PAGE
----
- Climate change: temperatures in the Sahel are rising 1.5 times faster than the global average. Rainfall is more erratic and intense, causing floods that reduce crop yields and contaminate scarce water supplies
- High food prices linked to global conflicts and COVID-19
- Chronic underfunding of humanitarian and development work
- A need for greater national commitment to investing in essential services for children and protection.
"What can be done? The scale of the crisis in the central Sahel and, increasingly, in neighbouring coastal countries urgently requires a stronger humanitarian response as well as long-term flexible investment in resilient essential social services.
"We need to be - and are - working to strengthen communities, working with and through local organisations and mobile solutions for hard-to-reach areas.
"We need to work even more with the amazing adolescents and young people in the region, and take advantage of the incredible potential that's there, including for solar energy.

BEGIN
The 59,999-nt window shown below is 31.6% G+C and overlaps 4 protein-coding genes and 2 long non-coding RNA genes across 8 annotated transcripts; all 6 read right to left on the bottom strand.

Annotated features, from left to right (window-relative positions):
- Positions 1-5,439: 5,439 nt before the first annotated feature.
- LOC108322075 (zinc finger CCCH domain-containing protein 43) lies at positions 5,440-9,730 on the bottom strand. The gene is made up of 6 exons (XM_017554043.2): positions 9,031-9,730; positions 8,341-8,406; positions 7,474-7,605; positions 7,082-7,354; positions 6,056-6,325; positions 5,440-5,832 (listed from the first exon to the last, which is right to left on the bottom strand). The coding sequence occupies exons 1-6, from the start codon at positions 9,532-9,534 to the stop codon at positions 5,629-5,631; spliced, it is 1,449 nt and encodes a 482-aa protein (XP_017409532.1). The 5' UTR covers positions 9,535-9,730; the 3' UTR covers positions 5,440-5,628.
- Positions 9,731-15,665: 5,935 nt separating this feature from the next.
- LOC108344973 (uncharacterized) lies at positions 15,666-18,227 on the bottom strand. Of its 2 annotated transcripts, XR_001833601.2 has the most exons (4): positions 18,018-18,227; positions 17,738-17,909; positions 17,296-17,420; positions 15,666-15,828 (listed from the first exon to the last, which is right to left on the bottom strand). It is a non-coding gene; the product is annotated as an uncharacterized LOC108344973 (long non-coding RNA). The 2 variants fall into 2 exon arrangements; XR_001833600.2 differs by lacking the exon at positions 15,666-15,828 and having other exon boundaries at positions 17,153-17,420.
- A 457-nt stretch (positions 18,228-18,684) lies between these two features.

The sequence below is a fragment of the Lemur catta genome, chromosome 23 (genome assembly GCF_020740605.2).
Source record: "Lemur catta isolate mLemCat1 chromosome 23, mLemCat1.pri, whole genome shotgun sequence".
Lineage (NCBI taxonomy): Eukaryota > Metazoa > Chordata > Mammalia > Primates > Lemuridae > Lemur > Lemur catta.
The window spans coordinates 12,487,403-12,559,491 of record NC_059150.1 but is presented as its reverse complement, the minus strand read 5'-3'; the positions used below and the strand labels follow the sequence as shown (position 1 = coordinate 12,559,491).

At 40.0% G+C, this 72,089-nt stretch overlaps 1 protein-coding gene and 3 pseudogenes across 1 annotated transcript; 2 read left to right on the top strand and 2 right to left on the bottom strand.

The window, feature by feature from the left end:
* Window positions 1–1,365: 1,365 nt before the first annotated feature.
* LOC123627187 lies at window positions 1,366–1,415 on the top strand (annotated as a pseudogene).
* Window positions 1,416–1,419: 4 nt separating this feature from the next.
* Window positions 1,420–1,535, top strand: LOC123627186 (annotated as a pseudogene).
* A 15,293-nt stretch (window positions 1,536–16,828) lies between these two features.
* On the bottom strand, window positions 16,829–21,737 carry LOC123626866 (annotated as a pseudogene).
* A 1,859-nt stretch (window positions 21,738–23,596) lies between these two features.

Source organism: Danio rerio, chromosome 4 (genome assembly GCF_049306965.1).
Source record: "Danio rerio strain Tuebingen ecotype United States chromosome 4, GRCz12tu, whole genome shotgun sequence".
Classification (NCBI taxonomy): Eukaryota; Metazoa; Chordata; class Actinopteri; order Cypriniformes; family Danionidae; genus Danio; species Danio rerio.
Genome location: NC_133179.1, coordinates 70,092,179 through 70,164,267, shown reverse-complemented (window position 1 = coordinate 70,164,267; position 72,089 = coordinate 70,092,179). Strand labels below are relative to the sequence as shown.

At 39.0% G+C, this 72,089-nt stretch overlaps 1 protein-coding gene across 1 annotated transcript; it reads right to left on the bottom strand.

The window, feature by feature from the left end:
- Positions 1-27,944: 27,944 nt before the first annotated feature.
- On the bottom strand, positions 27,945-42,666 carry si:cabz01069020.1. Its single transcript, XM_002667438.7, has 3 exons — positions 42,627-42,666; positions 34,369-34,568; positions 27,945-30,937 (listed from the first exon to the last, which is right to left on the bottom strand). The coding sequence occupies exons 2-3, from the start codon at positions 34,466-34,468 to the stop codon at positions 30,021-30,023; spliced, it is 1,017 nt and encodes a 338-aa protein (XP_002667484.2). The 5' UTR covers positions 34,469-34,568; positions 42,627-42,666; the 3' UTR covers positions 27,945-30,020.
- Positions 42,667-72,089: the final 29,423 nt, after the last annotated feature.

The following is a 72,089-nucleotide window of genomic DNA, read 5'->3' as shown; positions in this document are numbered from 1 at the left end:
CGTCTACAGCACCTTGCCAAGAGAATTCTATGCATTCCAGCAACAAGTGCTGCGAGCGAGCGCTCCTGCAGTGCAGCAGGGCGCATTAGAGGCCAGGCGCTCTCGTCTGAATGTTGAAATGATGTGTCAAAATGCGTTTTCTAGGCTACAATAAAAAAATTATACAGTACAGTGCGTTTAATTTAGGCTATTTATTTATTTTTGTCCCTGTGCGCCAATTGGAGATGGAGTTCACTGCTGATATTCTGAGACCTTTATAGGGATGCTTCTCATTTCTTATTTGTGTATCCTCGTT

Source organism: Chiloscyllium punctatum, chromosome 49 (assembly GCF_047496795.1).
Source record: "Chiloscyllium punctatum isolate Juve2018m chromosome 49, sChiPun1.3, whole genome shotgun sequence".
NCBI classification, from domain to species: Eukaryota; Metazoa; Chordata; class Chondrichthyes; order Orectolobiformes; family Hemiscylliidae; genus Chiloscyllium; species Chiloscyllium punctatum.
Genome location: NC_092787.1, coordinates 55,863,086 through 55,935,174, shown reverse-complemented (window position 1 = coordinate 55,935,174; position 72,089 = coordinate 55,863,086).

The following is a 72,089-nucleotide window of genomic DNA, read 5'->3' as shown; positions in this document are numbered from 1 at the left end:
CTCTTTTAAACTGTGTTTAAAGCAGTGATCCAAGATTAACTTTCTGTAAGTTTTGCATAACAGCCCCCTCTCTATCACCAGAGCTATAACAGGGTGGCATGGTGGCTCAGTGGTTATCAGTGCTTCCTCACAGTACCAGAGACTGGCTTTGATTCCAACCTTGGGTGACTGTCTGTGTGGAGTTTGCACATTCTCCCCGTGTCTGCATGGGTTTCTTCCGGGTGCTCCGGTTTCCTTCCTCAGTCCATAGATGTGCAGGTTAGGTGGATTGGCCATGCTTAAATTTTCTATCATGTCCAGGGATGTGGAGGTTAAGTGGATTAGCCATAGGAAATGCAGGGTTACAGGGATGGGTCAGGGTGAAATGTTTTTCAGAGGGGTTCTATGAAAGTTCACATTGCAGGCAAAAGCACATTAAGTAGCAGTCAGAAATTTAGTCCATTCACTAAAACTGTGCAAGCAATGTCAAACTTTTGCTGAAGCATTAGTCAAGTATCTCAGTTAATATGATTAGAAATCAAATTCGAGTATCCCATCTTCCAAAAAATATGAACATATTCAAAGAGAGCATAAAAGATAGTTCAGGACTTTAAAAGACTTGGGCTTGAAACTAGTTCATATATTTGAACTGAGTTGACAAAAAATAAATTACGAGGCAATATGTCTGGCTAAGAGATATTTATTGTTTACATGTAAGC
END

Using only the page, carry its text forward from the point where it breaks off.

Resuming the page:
"In the central Sahel, UNICEF has nearly 600 staff across 15 different offices, but our access and ability to reach people is increasingly under threat, even as we adapt to find new solutions to deliver support.
"Finally, UNICEF is also urging all parties to the conflict to fulfil their fundamental moral and legal obligations toward children under international humanitarian and human rights law.
"This includes ending attacks on children and the services they rely on; respecting humanitarian space and access; implementing specific protocols on the treatment of children affected by the armed conflict; and engaging systematically with the United Nations on concrete action plans to end grave violations against children.
"I've given a lot of numbers, but there are incredible human stories in this report and in the powerful accompanying multimedia stories, like the one from Abasse who speaks about suddenly fleeing from Burkina Faso due to conflict and travelling to Benin with his family on foot.
"These brave children need the world's support."